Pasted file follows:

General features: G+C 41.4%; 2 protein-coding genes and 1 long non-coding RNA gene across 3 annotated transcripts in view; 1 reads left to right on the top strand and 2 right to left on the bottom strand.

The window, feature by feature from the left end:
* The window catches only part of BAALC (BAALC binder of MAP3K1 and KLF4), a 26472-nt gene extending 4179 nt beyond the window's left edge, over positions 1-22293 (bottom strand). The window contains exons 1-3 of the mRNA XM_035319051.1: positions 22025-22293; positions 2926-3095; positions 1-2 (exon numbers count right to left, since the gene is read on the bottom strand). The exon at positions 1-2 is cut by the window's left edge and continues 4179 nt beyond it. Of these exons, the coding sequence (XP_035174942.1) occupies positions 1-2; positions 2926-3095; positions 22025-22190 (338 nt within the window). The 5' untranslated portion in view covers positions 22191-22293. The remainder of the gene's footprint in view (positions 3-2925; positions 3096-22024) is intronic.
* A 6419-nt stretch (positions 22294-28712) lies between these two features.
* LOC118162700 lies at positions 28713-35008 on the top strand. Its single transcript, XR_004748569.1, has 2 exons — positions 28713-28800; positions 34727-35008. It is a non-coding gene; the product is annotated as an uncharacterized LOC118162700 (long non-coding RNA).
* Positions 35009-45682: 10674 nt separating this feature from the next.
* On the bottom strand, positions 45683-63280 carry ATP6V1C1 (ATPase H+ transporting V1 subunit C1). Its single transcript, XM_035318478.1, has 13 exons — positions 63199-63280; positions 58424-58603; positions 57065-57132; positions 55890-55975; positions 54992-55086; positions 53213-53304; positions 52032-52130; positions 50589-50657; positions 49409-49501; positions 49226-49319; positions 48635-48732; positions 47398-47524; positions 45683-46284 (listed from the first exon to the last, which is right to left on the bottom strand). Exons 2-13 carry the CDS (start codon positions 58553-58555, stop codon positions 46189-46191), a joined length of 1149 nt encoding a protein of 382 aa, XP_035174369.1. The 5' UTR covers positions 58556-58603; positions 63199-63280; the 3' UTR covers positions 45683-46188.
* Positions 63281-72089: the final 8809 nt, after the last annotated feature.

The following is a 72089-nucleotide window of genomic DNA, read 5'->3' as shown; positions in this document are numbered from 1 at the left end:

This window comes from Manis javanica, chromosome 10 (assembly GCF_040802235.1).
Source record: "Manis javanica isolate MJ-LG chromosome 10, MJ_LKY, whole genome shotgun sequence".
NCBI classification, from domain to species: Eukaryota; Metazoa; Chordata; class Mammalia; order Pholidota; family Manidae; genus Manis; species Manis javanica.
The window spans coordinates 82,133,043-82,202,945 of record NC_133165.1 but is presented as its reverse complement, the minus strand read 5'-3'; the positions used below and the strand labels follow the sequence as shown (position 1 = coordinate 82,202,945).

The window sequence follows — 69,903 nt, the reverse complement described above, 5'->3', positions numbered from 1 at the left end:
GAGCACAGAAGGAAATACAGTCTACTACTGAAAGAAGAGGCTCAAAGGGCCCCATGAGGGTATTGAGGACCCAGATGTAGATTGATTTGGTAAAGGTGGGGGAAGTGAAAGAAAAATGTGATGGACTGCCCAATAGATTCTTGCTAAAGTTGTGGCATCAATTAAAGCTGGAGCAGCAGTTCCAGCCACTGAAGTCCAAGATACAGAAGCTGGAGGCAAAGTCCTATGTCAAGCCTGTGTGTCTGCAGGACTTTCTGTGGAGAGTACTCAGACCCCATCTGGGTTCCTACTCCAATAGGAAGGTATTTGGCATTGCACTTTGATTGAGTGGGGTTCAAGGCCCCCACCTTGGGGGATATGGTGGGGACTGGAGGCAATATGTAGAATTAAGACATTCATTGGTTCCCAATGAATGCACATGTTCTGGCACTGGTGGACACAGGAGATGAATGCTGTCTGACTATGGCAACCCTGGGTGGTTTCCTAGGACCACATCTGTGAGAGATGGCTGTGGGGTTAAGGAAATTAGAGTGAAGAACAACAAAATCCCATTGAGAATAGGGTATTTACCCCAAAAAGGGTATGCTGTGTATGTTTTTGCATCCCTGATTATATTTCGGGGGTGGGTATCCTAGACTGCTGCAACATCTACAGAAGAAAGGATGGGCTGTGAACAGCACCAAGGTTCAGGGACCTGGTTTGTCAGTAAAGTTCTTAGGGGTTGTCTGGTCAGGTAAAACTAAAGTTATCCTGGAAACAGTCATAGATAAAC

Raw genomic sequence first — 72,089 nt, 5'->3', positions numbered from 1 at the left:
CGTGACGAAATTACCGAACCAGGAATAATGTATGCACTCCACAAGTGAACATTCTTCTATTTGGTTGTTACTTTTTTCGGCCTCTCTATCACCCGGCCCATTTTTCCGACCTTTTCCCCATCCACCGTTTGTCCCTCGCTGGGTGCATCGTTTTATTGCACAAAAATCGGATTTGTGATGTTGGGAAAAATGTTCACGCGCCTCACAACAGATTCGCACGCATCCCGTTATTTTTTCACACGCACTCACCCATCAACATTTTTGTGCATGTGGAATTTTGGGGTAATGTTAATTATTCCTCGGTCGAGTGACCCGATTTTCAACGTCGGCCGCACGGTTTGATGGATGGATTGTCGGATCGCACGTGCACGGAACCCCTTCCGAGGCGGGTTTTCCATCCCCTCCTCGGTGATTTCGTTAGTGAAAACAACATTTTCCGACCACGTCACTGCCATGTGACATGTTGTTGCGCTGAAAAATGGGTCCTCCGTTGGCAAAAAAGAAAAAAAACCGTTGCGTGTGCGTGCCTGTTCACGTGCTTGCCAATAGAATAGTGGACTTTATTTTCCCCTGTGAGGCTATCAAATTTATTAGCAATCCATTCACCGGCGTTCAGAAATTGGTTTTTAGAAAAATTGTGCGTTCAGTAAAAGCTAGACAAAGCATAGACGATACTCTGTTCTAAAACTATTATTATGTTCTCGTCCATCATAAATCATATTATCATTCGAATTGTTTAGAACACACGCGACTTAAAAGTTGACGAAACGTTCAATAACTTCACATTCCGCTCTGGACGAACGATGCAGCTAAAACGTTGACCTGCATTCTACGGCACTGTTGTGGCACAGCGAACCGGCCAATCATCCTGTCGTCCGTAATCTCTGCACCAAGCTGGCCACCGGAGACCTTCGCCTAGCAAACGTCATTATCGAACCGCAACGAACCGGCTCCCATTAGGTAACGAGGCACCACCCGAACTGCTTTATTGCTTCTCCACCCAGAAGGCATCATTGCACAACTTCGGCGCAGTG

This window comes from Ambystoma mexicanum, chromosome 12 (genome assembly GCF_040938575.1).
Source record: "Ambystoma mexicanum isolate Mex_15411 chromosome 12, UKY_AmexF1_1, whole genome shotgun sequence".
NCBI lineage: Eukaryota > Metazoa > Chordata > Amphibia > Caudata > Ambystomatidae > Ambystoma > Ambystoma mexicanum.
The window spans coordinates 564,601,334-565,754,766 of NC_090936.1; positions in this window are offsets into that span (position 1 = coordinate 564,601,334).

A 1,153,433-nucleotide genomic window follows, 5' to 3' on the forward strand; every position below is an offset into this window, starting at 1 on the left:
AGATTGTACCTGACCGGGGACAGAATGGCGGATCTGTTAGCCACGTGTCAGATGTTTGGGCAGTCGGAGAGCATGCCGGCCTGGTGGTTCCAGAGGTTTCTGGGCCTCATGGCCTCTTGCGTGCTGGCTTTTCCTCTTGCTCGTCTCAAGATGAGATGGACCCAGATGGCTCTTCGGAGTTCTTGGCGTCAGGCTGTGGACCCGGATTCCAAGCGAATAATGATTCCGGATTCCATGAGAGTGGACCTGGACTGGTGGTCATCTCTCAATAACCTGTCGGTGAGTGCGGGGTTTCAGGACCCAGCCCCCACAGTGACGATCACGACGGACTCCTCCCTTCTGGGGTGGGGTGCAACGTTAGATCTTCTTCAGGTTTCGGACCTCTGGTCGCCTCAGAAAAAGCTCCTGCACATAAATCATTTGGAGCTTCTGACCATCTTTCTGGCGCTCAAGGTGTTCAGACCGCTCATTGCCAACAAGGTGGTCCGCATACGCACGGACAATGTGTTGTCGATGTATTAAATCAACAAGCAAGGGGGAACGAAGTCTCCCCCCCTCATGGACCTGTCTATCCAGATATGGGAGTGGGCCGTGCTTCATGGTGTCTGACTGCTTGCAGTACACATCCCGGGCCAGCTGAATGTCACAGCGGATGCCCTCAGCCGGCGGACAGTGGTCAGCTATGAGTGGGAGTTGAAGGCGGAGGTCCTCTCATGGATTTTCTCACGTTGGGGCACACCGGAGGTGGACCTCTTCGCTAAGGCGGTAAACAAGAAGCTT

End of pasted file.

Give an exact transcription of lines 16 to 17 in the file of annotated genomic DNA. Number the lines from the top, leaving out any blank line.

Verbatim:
Raw genomic sequence first — 72,089 nt, 5'->3', positions numbered from 1 at the left:
CGTGACGAAATTACCGAACCAGGAATAATGTATGCACTCCACAAGTGAACATTCTTCTATTTGGTTGTTACTTTTTTCGGCCTCTCTATCACCCGGCCCATTTTTCCGACCTTTTCCCCATCCACCGTTTGTCCCTCGCTGGGTGCATCGTTTTATTGCACAAAAATCGGATTTGTGATGTTGGGAAAAATGTTCACGCGCCTCACAACAGATTCGCACGCATCCCGTTATTTTTTCACACGCACTCACCCATCAACATTTTTGTGCATGTGGAATTTTGGGGTAATGTTAATTATTCCTCGGTCGAGTGACCCGATTTTCAACGTCGGCCGCACGGTTTGATGGATGGATTGTCGGATCGCACGTGCACGGAACCCCTTCCGAGGCGGGTTTTCCATCCCCTCCTCGGTGATTTCGTTAGTGAAAACAACATTTTCCGACCACGTCACTGCCATGTGACATGTTGTTGCGCTGAAAAATGGGTCCTCCGTTGGCAAAAAAGAAAAAAAACCGTTGCGTGTGCGTGCCTGTTCACGTGCTTGCCAATAGAATAGTGGACTTTATTTTCCCCTGTGAGGCTATCAAATTTATTAGCAATCCATTCACCGGCGTTCAGAAATTGGTTTTTAGAAAAATTGTGCGTTCAGTAAAAGCTAGACAAAGCATAGACGATACTCTGTTCTAAAACTATTATTATGTTCTCGTCCATCATAAATCATATTATCATTCGAATTGTTTAGAACACACGCGACTTAAAAGTTGACGAAACGTTCAATAACTTCACATTCCGCTCTGGACGAACGATGCAGCTAAAACGTTGACCTGCATTCTACGGCACTGTTGTGGCACAGCGAACCGGCCAATCATCCTGTCGTCCGTAATCTCTGCACCAAGCTGGCCACCGGAGACCTTCGCCTAGCAAACGTCATTATCGAACCGCAACGAACCGGCTCCCATTAGGTAACGAGGCACCACCCGAACTGCTTTATTGCTTCTCCACCCAGAAGGCATCATTGCACAACTTCGGCGCAGTG